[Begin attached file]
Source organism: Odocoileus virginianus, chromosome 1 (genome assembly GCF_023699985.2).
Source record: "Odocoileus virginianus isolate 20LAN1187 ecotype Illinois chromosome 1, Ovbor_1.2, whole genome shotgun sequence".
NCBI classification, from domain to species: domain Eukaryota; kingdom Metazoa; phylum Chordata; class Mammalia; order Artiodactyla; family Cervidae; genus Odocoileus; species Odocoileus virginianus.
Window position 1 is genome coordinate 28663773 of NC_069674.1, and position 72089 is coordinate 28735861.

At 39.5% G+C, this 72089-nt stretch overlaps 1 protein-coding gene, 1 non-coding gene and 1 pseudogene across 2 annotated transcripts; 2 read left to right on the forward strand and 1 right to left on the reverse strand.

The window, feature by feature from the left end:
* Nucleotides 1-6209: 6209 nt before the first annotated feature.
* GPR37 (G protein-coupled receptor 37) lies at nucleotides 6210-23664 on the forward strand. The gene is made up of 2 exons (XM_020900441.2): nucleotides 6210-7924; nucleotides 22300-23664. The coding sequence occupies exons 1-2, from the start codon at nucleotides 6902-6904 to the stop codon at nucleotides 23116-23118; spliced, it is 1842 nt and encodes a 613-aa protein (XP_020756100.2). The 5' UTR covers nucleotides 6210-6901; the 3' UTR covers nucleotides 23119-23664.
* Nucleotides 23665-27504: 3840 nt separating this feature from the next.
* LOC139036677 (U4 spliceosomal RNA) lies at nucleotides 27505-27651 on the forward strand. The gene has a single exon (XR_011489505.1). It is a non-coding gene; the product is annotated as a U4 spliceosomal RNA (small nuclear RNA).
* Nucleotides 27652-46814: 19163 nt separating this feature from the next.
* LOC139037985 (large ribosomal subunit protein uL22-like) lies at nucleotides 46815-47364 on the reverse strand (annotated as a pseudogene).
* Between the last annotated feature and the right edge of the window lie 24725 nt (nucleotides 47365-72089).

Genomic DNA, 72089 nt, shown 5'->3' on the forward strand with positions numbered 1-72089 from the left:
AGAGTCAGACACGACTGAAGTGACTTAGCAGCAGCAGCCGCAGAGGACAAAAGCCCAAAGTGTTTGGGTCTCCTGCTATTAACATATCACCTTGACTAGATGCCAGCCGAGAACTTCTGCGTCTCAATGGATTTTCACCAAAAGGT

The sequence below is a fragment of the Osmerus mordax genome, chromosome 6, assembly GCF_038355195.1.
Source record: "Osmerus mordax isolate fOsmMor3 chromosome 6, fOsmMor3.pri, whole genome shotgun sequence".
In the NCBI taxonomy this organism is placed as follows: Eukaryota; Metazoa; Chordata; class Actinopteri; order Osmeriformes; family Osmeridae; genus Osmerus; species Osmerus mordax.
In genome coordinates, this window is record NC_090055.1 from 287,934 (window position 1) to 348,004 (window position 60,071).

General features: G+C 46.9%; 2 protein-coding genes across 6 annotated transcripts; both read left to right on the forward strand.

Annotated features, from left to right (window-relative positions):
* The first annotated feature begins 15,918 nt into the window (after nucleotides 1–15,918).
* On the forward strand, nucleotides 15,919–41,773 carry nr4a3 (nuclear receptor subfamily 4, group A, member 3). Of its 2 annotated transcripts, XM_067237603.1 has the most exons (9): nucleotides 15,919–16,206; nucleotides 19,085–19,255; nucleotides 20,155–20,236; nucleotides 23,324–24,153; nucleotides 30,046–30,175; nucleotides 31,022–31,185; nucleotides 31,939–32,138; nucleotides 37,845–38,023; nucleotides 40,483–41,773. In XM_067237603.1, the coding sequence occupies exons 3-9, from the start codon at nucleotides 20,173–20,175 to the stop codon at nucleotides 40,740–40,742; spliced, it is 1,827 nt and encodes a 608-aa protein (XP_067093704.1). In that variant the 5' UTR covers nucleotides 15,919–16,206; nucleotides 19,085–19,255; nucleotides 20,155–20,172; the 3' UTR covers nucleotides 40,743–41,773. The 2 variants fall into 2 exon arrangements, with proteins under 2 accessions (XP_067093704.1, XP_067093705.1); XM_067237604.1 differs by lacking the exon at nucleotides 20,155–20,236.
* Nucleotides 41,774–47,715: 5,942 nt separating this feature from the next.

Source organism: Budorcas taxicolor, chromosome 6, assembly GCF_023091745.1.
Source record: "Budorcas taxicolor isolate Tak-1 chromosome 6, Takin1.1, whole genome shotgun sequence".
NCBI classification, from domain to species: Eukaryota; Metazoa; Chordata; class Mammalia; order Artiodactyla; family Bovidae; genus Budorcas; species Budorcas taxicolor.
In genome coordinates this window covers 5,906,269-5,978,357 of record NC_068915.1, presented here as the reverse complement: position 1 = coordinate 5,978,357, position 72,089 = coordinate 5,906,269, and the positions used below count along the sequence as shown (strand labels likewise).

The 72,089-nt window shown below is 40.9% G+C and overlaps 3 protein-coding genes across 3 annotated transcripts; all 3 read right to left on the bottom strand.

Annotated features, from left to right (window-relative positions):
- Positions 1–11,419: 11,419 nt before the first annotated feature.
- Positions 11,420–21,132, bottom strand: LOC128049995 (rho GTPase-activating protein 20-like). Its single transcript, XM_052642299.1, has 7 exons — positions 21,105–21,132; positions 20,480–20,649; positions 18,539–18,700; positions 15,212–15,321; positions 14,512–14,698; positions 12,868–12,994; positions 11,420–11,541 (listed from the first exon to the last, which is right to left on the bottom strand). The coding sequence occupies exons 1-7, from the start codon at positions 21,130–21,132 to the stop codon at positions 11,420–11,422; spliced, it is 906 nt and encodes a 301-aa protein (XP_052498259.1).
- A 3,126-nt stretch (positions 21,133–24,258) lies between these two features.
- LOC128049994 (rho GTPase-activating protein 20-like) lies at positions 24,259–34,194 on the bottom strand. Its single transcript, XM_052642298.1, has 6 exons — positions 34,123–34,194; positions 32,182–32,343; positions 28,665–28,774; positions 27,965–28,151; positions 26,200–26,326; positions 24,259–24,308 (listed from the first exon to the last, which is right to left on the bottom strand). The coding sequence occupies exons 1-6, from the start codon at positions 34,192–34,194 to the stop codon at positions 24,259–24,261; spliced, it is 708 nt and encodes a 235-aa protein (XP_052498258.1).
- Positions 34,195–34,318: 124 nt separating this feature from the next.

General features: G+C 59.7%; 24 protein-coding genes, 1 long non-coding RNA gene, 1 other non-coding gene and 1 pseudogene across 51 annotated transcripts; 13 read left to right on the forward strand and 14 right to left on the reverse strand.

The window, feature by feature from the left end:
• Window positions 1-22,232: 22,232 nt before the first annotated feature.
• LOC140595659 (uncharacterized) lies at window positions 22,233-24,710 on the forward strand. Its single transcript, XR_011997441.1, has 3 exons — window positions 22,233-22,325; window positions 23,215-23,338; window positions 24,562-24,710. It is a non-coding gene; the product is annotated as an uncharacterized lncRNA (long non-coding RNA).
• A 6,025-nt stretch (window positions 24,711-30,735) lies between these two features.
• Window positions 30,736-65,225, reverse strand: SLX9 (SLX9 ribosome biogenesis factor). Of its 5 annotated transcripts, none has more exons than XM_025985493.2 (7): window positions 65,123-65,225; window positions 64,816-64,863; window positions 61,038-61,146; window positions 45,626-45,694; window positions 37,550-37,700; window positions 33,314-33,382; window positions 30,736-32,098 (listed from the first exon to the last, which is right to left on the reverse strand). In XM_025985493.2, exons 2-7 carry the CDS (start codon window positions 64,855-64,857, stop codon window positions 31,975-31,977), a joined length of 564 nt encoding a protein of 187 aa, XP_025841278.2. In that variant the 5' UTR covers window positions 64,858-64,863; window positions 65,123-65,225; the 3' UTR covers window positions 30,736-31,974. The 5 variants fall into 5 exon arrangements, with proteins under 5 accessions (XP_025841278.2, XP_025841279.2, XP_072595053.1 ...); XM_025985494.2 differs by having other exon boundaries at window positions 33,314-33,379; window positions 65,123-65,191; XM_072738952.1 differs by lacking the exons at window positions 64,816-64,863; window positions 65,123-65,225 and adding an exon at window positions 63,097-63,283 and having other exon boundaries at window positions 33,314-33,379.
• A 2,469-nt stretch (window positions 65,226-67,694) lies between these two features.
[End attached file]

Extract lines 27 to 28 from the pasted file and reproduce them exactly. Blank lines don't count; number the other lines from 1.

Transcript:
NCBI classification, from domain to species: Eukaryota; Metazoa; Chordata; class Mammalia; order Artiodactyla; family Bovidae; genus Budorcas; species Budorcas taxicolor.
In genome coordinates this window covers 5,906,269-5,978,357 of record NC_068915.1, presented here as the reverse complement: position 1 = coordinate 5,978,357, position 72,089 = coordinate 5,906,269, and the positions used below count along the sequence as shown (strand labels likewise).